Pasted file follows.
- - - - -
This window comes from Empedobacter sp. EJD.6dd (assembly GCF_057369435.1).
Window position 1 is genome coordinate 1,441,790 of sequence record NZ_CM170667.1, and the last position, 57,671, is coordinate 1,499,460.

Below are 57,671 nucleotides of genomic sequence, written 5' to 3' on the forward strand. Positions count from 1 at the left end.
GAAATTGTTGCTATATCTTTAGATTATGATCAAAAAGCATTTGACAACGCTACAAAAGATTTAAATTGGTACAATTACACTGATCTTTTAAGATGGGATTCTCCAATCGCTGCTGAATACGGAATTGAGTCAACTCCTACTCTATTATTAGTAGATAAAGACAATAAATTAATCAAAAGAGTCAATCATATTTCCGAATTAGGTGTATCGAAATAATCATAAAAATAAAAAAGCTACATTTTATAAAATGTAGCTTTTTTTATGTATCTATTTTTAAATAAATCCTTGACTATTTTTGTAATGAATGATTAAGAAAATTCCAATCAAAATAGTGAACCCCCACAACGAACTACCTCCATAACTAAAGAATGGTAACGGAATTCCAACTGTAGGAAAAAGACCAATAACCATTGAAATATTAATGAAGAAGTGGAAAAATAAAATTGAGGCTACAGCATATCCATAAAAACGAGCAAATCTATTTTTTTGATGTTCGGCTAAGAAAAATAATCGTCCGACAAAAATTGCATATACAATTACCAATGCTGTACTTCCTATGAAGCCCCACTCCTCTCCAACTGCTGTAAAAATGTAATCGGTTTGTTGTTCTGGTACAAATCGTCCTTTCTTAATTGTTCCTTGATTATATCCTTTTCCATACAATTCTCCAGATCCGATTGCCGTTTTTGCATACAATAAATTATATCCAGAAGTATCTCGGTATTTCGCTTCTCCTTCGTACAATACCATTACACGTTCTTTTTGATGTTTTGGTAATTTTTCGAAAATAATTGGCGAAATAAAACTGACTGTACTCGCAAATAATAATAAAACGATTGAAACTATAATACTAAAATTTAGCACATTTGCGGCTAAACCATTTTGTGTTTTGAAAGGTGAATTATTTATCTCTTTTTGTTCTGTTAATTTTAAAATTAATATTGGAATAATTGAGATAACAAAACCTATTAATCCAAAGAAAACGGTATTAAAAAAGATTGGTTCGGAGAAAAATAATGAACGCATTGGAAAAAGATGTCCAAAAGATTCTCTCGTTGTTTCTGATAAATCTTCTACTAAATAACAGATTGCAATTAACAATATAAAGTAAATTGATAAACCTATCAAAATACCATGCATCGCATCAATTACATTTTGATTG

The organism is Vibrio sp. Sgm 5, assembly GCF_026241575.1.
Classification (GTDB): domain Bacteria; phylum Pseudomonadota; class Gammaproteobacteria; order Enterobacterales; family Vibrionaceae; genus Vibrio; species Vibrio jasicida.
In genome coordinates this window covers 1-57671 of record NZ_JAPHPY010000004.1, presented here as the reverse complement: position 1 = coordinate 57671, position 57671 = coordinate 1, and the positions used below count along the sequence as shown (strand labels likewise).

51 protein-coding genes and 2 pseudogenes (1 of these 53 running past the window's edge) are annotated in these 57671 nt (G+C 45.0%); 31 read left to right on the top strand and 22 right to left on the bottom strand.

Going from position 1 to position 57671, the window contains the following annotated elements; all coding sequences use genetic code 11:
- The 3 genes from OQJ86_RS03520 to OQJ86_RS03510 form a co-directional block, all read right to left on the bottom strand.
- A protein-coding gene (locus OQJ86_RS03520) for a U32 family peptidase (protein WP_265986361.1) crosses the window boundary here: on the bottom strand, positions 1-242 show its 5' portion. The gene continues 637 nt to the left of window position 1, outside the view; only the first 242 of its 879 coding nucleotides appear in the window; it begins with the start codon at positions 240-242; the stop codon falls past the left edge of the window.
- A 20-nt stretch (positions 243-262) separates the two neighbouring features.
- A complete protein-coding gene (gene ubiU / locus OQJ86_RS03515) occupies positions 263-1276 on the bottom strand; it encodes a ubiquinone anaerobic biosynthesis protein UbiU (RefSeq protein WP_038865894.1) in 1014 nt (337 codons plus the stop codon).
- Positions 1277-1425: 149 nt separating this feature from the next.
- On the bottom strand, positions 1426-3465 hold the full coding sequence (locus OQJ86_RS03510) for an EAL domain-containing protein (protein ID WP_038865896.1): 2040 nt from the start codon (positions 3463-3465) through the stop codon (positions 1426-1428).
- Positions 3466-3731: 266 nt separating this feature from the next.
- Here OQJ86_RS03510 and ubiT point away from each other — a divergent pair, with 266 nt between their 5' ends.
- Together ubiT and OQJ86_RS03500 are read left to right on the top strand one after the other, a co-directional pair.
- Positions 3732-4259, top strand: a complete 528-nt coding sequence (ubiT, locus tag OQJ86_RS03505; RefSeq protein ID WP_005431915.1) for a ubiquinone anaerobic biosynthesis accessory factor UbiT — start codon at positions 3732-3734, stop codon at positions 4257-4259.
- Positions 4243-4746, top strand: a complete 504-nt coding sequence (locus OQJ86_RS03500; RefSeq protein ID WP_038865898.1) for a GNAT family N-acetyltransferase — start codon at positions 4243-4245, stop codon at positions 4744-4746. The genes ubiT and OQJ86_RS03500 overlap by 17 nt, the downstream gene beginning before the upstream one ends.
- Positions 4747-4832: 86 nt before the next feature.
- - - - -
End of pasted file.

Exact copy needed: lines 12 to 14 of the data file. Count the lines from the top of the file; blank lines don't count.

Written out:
- A 20-nt stretch (positions 243-262) separates the two neighbouring features.
- A complete protein-coding gene (gene ubiU / locus OQJ86_RS03515) occupies positions 263-1276 on the bottom strand; it encodes a ubiquinone anaerobic biosynthesis protein UbiU (RefSeq protein WP_038865894.1) in 1014 nt (337 codons plus the stop codon).
- Positions 1277-1425: 149 nt separating this feature from the next.